Filming will begin this summer for a 20-episode reboot of the beloved educational children’s television series, Blue’s Clues.
Nickelodeon is not returning my emails, so in the meantime, these are my episode suggestions for a dark and gritty reboot of Blue’s Clues.
“Hey people, we got another one!” a voice yells.
Detective Steve Burns groans and slowly pulls his head off his desk, blinking as his eyes adjust to the buzzing fluorescents. He must have passed going through crime scene photos last night. Speaking of: he fumbles for the tipped over flask, buried under paperwork, and quickly shoves it into one of his desk drawers. He looks around. The station is a flurry, busier than it usually is this early in the morning.
“Hey boss,” calls one of his detectives, rushing over. “I’ve got something you’re gonna want to see.” He tosses a manilla envelope on Steve’s desk.
“What is this?” Steve asks.
“Open it,” the detective says.
Steve tears the envelope open. Inside: a single sheet of paper. Blank, except for a single bloody paw print.
“Shit,” Steve whistles. “Is this what I think it is?”
“Looks like it,” the detective responds.
Steve is suddenly wide awake.
“Alright, people, listen up!” he yells, jumping to his feet. “Quiet down!” The station grows silent.
Steve nods, staring down at the envelope for one beat, two beats, then slowly raises his head, looks into the camera, and whispers: “We just got a letter.”
“It’s All Over Now, Baby Blue”
Steve slams his fist on the table in the interrogation room. “Talk to me!” he screams. Slippery Soap flinches.
Steve softens. “Come on, man,” he pleads. “Just talk to me. I can help you, you know I can. But you gotta give me something.”
Slippery Soap glares at him and says nothing.
Steve pulls a notebook out of the back pocket of his khakis and smiles at Slippery Soap’s wince. “You recognize this, yes?” he asks, smiling. “Yeah,” he continues, talking almost to himself, “I thought you’d recognize my handy dandy notebook.” He slowly flips through the pages.
Slippery Soap makes hard eye contact with Steve, then spits on the ground.
“Alright,” says Steve, turning on his heel and walking to the door, “Have it your way.” He rests his hand on the door handle, then pauses, turning to look at Slippery once more. “Maybe some time in the Thinking Chair will help.”
Slippery thrashes in his chair while Steve slams the door behind him, turning and walking briskly down the hallway. He pulls his phone out of his pocket and glances at it. Dammit. Six missed calls from Blue.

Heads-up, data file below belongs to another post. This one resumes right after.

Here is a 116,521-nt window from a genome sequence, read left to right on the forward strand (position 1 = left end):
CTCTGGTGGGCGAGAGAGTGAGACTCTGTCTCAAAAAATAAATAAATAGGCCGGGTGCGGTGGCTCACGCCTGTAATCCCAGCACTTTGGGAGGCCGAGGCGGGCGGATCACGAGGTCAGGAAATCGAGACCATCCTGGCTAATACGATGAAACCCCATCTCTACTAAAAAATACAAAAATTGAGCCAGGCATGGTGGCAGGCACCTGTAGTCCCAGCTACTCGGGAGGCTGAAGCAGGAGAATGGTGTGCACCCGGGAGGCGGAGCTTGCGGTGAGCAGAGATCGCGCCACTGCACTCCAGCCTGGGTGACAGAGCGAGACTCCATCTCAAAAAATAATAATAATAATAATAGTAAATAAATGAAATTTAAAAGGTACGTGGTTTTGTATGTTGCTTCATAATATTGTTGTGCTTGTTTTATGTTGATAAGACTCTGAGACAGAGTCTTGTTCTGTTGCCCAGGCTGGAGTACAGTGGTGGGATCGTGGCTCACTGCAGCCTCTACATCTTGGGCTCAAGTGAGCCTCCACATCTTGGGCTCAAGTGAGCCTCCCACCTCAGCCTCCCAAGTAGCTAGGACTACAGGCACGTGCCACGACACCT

He shakes his head and shoves his phone back into his pocket. She’ll have to wait.
“Little Boy Blue”
“Hey, pal,” Steve says, crouching down to pet Little Blue. “I’m sorry I missed the championship. You know sometimes Dad has to work late. Next time, front row. I swear.”
Little Blue looks at the ground and shrugs. The front door bangs open and Blue strides out, looking furious.
“I know, I know,” groans Steve, rising to his feet. “But you know how things get — we’re so close to cracking this case, Blue, and I was just saying, next game, I’m there, front row. When’s the next game?”
Blue rests her paw on Little Blue’s shoulder. The two stare at Steve for a few seconds, before Blue sadly shakes her head and guides Little Blue back towards the house.
“Next Wednesday, right? I’ll see you Wednesday?” Steve calls. Little Blue disappears into the house, and Blue turns once again to Steve. “I’ll see him, Wednesday, right?” Steve asks, but Blue just stares at him in a furious silence.
“Oh, okay,” snaps Steve. “We’re gonna play Blues Clues to figure it out. Great. Real mature. Some things never change with you, do they?”
Suddenly, behind Blue, an orange-shirted figure emerges. He puts his arm around Blue.
“Everything okay?” he asks, staring at Steve.
“Yeah, Joe,” Steve mumbles. “Everything’s fine. I was just leaving.”
“Blue is the Warmest Color”
The red phone is ringing. From his mattress on the ground, Steve blindly fumbles for it.
“Hello?” he groans, turning onto his back. He listens for a minute.
“I think you got the wrong number, pal.” He listens.
“Yeah, this is, but I … I don’t do that kind of stuff anymore.”
The voice on the other line keeps talking, and Steve scratches his face, now covered in gray stubble.
Suddenly, his eyes widen.
“Did you say Mrs. Pepper?” he asks.
“Okay, stop — stop talking, give me a minute. I gotta think.”
Steve glances at his closet, empty, except for one hanger, holding a moth-bitten green-striped long-sleeved polo.
“Hold on,” he says, dropping the phone on the mattress and yanking the shirt off the hanger. He disappears into the kitchen, followed by the sound of drawers banging opened and closed, utensils clattering, and after an “Ow!” followed by a “Dammit,” finally Steve mutters, “There we go.”
He strides back into the room, wearing khakis and his green polo, the long sleeves now cut short, revealing ropey forearms, covered in tattoos. No hiding this time, he thinks. No more hiding.
“Okay,” he says, lifting the the red phone back to his ear while the music swells. “I’m in.”
“I’m Blue (Da Ba Di, Da Ba Die)”
Steve’s an old man now, wide awake at 3 AM. Every time he closes his eyes, he sees them. Tickety Tock. Mailbox. Shovel and Pail. Spatula, Bowl, Sidetable Drawer. At the thought of Sidetable, his eyes are immediately bright with tears, but still: remembering helps. And with that, he knows. He nods, almost imperceptibly, to himself. It’s time.
He lugs the old typewriter out of the back of the closet and heaves it onto his desk. It’s heavier than he remembers, but he runs his fingers over the keys and it all comes back. “Wish me luck,” he whispers, glancing at the framed photo on the wall: him and Blue in another life, both so young, so happy, grinning at for the camera.
He looks at the blank sheet of paper in front of him, takes a deep breath, and starts typing. The camera slowly zooms in behind him, and we see what he has written.
“Blue’s Birthday Adventure, Episode 1.”